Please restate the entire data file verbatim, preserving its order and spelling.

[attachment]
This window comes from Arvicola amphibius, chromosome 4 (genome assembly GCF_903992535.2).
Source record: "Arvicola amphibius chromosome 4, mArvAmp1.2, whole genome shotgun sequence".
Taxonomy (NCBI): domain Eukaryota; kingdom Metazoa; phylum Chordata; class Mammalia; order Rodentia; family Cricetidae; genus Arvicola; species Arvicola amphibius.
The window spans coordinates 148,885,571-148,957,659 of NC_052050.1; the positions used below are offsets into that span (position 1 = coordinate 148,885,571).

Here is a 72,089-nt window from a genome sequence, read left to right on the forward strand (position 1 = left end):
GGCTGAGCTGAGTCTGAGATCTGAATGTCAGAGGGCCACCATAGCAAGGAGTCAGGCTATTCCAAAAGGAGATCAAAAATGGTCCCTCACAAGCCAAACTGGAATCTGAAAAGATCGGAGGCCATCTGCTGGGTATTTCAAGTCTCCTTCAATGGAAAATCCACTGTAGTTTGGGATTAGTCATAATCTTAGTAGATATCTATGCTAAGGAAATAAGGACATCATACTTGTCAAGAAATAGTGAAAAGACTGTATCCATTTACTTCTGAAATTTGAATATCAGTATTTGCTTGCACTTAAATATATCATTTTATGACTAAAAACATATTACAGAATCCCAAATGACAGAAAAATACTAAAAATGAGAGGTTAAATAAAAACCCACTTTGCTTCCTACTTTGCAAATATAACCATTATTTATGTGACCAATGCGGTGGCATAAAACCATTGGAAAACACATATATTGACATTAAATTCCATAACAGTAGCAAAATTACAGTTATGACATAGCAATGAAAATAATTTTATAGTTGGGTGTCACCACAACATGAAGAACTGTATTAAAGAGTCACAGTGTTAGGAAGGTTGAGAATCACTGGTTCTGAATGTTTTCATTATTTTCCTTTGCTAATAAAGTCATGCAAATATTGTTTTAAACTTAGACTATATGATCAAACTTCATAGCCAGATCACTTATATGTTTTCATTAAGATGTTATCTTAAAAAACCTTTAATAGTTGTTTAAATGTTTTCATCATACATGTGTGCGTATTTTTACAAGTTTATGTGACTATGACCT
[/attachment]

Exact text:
This window comes from Arvicola amphibius, chromosome 4 (genome assembly GCF_903992535.2).
Source record: "Arvicola amphibius chromosome 4, mArvAmp1.2, whole genome shotgun sequence".
Taxonomy (NCBI): domain Eukaryota; kingdom Metazoa; phylum Chordata; class Mammalia; order Rodentia; family Cricetidae; genus Arvicola; species Arvicola amphibius.
The window spans coordinates 148,885,571-148,957,659 of NC_052050.1; the positions used below are offsets into that span (position 1 = coordinate 148,885,571).

Here is a 72,089-nt window from a genome sequence, read left to right on the forward strand (position 1 = left end):
GGCTGAGCTGAGTCTGAGATCTGAATGTCAGAGGGCCACCATAGCAAGGAGTCAGGCTATTCCAAAAGGAGATCAAAAATGGTCCCTCACAAGCCAAACTGGAATCTGAAAAGATCGGAGGCCATCTGCTGGGTATTTCAAGTCTCCTTCAATGGAAAATCCACTGTAGTTTGGGATTAGTCATAATCTTAGTAGATATCTATGCTAAGGAAATAAGGACATCATACTTGTCAAGAAATAGTGAAAAGACTGTATCCATTTACTTCTGAAATTTGAATATCAGTATTTGCTTGCACTTAAATATATCATTTTATGACTAAAAACATATTACAGAATCCCAAATGACAGAAAAATACTAAAAATGAGAGGTTAAATAAAAACCCACTTTGCTTCCTACTTTGCAAATATAACCATTATTTATGTGACCAATGCGGTGGCATAAAACCATTGGAAAACACATATATTGACATTAAATTCCATAACAGTAGCAAAATTACAGTTATGACATAGCAATGAAAATAATTTTATAGTTGGGTGTCACCACAACATGAAGAACTGTATTAAAGAGTCACAGTGTTAGGAAGGTTGAGAATCACTGGTTCTGAATGTTTTCATTATTTTCCTTTGCTAATAAAGTCATGCAAATATTGTTTTAAACTTAGACTATATGATCAAACTTCATAGCCAGATCACTTATATGTTTTCATTAAGATGTTATCTTAAAAAACCTTTAATAGTTGTTTAAATGTTTTCATCATACATGTGTGCGTATTTTTACAAGTTTATGTGACTATGACCT